Employers are increasingly moving towards cloud-based platforms, through which employees access data but do not directly download that data. These cloud-based platforms can keep data secure from external sharing, but they can still be breached if the right authentication practices aren’t used.
Better training and rigid security controls provide some risk management.
Why are employees so uneducated when it comes to security? It may simply be because companies aren’t investing in training. 45% of employees receive no security-related training from their employer. Not only do they not understand why security is so critical, but they also don’t understand what makes a system less secure.
Employee training and access-based controls can improve security for many businesses. Employees will naturally choose better passwords once they learn more about proper password hygiene. They will understand why securing their personal devices is important, and they will have better habits overall.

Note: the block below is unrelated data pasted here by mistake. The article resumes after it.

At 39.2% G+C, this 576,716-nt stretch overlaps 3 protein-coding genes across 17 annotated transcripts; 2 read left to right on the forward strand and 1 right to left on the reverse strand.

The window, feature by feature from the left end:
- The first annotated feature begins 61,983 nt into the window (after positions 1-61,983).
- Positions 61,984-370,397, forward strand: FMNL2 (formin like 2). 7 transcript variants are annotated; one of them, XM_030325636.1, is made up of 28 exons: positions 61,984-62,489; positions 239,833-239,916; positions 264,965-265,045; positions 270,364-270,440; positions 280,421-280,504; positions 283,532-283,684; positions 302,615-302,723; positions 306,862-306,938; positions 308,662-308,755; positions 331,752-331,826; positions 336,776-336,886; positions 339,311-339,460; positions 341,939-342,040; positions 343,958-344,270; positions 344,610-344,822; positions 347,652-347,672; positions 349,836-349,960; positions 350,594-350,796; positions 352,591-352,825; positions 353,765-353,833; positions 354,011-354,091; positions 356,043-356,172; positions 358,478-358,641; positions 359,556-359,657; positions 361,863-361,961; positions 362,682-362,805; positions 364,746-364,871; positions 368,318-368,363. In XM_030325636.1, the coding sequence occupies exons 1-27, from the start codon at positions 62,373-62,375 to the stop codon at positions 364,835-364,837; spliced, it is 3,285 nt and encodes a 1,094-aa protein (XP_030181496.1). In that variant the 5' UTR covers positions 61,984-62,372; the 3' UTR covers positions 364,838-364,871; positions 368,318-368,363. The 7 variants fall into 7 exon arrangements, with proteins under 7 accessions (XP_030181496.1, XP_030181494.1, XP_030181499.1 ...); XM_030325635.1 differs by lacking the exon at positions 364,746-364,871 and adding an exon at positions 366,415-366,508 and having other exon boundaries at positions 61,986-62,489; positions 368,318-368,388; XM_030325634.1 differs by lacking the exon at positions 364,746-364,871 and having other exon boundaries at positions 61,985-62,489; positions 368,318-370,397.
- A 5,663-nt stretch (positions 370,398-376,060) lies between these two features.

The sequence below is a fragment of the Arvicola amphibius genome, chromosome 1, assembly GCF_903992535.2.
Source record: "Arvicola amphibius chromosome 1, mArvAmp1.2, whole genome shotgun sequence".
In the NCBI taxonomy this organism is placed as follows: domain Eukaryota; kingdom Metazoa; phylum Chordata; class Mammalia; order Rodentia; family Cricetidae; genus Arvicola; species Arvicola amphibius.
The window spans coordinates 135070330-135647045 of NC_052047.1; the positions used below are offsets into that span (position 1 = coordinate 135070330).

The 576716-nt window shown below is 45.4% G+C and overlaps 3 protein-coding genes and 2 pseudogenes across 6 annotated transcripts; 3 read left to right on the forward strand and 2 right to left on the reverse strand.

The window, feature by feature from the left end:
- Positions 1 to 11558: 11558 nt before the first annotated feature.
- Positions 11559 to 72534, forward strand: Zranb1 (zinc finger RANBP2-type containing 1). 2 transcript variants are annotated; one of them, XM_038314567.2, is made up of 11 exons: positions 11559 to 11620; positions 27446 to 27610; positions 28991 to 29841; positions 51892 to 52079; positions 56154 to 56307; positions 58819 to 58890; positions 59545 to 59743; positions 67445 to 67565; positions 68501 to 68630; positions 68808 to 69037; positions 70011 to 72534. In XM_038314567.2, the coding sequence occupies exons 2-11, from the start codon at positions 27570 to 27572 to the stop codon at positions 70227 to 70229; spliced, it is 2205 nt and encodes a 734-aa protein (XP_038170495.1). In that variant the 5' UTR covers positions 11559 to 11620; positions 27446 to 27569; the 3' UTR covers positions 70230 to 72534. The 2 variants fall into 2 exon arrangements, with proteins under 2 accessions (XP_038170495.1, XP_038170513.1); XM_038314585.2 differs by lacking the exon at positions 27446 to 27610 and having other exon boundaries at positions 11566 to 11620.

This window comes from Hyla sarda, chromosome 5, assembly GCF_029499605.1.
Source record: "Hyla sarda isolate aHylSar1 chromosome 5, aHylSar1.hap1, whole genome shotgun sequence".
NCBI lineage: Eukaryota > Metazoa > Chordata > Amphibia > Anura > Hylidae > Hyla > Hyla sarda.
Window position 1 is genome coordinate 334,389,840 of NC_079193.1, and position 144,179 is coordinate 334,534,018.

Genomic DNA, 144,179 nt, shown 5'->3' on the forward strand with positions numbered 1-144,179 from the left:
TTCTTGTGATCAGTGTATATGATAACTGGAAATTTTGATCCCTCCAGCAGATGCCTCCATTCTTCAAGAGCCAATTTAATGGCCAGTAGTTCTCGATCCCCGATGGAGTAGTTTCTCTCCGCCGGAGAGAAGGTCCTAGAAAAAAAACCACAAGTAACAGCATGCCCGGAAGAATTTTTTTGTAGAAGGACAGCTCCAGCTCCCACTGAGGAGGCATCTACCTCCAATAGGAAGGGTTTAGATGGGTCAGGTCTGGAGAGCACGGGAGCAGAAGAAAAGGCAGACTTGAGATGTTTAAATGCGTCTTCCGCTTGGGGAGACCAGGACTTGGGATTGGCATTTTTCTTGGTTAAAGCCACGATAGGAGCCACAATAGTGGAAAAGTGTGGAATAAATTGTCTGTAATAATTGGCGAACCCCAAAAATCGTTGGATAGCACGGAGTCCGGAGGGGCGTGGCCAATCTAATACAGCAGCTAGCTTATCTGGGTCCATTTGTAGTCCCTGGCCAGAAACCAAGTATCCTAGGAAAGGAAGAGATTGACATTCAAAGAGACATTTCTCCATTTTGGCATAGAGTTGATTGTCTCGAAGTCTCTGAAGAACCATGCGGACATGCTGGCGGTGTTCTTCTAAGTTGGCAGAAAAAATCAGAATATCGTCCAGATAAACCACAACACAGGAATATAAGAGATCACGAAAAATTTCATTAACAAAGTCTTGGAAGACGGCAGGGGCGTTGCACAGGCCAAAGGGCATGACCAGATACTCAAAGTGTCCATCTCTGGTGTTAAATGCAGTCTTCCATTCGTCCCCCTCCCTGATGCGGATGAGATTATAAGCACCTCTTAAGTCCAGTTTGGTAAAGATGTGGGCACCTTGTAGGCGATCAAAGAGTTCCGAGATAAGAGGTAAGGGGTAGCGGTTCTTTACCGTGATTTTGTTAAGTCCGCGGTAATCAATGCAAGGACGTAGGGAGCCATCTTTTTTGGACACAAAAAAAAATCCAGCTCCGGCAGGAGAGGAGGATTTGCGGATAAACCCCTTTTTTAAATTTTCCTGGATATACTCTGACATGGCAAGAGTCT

Rigid security controls go a step further, by disallowing access to content on a role-based or per employee basis. When there is no need for an employee to have access to content, they won’t; this prevents more significant data breaches. By authenticating employees through multi-factor authentication, employers can greatly reduce the chances of data breach.
Technology cannot protect against most social engineering attempts.
Even the most advanced technology today has difficulty identifying phishing and social engineering attempts. If someone calls an employee on the phone and requests their password, there’s no amount of technology that can prevent this from happening.